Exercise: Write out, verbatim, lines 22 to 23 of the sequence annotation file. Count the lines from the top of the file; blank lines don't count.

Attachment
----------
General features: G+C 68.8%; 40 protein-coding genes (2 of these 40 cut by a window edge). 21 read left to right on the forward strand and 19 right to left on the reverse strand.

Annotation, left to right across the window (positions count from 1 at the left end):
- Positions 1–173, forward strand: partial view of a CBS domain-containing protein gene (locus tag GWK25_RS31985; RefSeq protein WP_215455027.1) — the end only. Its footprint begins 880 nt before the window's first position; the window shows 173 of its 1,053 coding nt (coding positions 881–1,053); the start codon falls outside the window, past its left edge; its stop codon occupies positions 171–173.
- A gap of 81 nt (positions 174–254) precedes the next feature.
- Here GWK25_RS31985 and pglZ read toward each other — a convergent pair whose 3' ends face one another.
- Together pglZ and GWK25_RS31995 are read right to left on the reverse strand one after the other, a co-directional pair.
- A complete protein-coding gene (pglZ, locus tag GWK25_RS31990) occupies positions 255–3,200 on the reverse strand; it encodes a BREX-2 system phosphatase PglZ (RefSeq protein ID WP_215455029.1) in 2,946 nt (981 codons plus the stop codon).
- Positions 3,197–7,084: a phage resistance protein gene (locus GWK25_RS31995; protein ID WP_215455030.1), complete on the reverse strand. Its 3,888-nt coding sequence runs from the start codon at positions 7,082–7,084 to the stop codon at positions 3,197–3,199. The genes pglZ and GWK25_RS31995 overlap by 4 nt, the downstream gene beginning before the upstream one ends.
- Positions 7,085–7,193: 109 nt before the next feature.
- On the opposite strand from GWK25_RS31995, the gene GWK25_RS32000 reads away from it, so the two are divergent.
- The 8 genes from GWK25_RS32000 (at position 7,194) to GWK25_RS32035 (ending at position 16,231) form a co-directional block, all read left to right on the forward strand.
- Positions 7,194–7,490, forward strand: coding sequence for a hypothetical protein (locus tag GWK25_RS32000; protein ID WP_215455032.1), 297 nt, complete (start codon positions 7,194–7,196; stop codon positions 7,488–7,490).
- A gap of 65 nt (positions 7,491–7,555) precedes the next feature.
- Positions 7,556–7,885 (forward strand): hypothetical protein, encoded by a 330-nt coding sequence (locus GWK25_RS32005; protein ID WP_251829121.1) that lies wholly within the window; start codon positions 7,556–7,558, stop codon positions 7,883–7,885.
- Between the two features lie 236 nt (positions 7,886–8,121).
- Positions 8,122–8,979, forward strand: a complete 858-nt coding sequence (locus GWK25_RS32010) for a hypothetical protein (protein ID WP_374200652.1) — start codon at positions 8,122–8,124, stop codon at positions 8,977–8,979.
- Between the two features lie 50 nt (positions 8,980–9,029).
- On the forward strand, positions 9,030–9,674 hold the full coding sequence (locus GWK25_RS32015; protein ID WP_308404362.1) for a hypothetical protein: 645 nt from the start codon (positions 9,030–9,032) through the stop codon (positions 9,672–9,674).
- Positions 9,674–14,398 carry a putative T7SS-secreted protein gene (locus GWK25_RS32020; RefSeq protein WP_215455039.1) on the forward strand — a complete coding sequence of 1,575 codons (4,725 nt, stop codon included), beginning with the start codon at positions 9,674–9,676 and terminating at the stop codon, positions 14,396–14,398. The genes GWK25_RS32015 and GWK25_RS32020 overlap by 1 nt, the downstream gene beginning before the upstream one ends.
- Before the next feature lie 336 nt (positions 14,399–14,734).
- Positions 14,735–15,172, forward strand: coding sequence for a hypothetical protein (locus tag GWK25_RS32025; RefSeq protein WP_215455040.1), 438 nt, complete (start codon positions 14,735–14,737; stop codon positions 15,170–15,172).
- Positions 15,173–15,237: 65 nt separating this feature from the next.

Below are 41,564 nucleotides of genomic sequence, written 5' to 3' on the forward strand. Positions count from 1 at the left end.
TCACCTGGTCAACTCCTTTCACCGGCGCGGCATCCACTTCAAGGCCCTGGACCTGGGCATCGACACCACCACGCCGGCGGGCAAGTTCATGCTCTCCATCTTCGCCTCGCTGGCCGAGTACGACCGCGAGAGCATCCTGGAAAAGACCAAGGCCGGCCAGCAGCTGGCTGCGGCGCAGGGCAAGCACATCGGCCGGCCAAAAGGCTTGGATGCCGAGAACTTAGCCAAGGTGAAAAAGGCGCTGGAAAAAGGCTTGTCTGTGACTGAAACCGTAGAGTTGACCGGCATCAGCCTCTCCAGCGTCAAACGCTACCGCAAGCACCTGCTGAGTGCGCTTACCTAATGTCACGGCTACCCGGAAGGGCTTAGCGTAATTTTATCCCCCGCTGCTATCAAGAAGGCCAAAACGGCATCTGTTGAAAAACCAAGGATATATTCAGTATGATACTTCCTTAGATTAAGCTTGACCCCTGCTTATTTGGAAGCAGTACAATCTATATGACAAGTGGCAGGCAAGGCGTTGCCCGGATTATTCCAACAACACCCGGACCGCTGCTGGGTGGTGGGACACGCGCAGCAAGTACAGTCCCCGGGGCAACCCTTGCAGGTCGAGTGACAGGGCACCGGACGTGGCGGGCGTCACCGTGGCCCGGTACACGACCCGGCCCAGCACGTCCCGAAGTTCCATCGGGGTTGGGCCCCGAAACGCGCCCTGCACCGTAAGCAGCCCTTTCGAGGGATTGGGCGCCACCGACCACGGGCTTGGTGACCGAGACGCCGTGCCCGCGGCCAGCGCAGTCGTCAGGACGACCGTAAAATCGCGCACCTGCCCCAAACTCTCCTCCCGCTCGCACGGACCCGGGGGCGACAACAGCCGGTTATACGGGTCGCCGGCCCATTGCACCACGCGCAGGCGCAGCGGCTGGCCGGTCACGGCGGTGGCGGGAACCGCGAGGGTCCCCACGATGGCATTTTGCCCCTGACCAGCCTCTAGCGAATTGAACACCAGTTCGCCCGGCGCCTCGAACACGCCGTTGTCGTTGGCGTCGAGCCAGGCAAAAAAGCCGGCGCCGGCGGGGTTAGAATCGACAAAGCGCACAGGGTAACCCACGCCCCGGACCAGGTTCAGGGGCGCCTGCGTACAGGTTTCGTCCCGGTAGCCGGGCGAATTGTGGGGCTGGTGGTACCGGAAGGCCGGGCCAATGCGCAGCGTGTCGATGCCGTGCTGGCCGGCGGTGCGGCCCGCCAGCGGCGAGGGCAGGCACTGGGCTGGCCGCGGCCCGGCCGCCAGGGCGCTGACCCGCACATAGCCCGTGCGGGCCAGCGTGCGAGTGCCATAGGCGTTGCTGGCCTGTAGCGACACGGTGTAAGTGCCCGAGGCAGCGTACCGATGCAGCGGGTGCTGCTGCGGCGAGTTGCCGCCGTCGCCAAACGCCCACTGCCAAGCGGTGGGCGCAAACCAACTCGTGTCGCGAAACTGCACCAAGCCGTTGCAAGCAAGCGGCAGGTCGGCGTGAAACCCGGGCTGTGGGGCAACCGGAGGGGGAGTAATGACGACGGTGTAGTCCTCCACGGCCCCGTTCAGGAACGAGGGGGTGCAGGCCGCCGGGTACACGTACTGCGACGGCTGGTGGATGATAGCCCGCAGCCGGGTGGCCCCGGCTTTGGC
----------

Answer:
- Positions 15,173–15,237: 65 nt separating this feature from the next.

Below are 41,564 nucleotides of genomic sequence, written 5' to 3' on the forward strand. Positions count from 1 at the left end.